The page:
Feeding FAQ: 18-24 months – Food Fussiness

Four weeks after illness my 20mth old son is still not eating properly again

My son has always been a good eater – apart from when he is ill or has a tooth coming through. During these times he will rely on sandwiches, toast and yoghurts. Because I know that he has always got back to normal eating once he feels better, I have gone along with this.

However, about four weeks ago, he got a bad chesty cold. Now he still has a bit of a cough and runny nose, but he is pretty much better – the problem is that he is still not eating. He sleeps fine – from 7pm til 7/7.30am and has a proper lunchtime nap.

He eats a Weetabix for breakfast at about 8am, then on the days when I have him he pretty much goes through to lunchtime (12 or 12.30pm) – maybe with a breadstick in between. Lunch has become cheese spread sandwiches and an organic, child-sized yoghurt, then he sleeps from around 1pm for an hour or an hour and a half. Until yesterday he has been having a little cup of milk when he wakes from his nap, but I decided to cut that out today in an attempt to get him to eat better.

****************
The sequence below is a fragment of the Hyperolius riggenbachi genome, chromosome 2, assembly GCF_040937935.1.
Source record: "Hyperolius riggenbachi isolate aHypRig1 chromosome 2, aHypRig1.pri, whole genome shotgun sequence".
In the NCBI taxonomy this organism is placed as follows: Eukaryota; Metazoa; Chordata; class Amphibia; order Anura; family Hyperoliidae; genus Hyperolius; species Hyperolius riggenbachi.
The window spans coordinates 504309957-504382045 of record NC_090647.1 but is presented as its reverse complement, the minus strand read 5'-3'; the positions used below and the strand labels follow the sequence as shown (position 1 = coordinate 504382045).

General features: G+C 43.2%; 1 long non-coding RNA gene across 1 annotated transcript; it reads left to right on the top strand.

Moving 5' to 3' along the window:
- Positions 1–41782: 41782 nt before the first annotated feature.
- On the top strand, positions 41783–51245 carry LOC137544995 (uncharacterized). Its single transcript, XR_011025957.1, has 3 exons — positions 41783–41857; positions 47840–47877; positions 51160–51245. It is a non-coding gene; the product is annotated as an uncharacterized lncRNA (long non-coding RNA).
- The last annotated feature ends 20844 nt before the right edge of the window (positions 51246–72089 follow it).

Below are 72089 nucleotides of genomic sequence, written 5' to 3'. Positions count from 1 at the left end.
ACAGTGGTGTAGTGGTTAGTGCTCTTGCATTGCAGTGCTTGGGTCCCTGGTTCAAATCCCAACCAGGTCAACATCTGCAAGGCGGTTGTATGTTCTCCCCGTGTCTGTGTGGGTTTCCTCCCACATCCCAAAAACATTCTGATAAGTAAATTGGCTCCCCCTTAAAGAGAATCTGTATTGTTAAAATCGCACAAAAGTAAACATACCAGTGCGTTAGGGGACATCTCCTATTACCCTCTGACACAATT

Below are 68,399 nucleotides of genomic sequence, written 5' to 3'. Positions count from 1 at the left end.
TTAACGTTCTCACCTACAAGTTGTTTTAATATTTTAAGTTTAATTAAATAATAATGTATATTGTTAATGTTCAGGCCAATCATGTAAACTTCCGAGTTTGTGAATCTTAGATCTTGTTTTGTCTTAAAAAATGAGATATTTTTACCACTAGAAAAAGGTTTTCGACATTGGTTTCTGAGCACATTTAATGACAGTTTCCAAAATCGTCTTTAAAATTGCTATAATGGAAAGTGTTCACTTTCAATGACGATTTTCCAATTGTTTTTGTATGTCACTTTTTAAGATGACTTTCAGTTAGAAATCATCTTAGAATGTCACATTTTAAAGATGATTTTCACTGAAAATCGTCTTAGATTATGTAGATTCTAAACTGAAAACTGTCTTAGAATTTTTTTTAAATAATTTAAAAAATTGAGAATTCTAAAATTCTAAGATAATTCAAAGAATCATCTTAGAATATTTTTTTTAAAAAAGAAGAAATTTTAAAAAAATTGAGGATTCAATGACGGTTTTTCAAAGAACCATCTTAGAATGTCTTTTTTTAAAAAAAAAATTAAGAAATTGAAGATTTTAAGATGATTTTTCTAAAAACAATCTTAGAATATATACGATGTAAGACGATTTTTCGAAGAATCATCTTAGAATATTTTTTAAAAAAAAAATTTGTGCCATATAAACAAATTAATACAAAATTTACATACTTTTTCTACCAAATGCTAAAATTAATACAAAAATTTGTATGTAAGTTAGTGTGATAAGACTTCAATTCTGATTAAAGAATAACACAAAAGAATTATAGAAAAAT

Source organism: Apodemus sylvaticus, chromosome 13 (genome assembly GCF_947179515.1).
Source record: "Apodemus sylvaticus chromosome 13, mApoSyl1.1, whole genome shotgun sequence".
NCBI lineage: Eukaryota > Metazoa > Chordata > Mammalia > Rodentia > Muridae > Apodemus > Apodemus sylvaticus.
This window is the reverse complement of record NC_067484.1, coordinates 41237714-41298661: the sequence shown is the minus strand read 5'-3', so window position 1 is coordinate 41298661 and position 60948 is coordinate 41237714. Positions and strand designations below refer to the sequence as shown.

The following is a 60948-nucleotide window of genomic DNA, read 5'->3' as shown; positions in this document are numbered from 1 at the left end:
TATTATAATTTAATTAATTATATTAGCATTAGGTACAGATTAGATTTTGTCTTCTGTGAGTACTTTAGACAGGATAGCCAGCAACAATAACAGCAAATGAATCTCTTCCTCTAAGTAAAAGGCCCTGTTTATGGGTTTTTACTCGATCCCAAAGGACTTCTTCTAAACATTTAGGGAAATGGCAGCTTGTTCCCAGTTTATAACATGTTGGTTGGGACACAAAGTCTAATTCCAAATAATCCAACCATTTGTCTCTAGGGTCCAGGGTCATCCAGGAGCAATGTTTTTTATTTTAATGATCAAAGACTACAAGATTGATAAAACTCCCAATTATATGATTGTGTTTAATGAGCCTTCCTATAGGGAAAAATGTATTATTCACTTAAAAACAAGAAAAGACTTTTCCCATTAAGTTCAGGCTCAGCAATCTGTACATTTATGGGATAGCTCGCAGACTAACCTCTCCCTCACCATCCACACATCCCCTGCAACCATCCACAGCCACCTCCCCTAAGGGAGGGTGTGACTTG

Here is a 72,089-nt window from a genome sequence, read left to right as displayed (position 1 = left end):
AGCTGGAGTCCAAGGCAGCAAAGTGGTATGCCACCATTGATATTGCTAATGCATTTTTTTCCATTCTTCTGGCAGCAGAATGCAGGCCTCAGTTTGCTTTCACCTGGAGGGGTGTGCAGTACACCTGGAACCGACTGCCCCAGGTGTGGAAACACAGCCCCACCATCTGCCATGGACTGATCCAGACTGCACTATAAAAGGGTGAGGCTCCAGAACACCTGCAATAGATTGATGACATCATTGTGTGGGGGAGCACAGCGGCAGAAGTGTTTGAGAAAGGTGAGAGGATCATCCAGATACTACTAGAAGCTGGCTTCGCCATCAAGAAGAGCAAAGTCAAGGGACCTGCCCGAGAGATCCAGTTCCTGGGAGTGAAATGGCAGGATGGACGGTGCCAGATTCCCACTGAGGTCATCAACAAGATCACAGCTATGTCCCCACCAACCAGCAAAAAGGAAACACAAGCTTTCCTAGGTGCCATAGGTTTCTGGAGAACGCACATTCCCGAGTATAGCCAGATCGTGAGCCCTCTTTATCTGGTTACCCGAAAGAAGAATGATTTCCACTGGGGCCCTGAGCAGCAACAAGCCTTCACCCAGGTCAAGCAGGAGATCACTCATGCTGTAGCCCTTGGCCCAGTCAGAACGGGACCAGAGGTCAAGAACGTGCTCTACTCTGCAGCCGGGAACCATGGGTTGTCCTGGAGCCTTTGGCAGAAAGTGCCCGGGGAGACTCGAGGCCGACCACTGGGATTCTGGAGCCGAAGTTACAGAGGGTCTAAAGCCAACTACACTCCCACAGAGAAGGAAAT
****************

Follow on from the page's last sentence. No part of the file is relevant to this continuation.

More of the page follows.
Teatime is usually at 5pm and at the moment he will only eat toast or crackers and a cheese dip. Whenever I offer him anything else he just pushes the plate away. I know that the childminder tends to give him snacks throughout the day so I have asked her not to from now on. I usually have his cup with water available to him when ever he wants it – but he doesn’t drink huge quantities at once.

How do I encourage my son to go back to eating the variety of foods he used to? He hasn’t eaten any fresh fruit or vegetables now for about 4 weeks.
I offer him a proper meal every teatime – but every night it is refused.

Help! I am getting really upset that after all my efforts to ensure that he doesn’t turn into a fussy eater – he has done just that. What do you advise?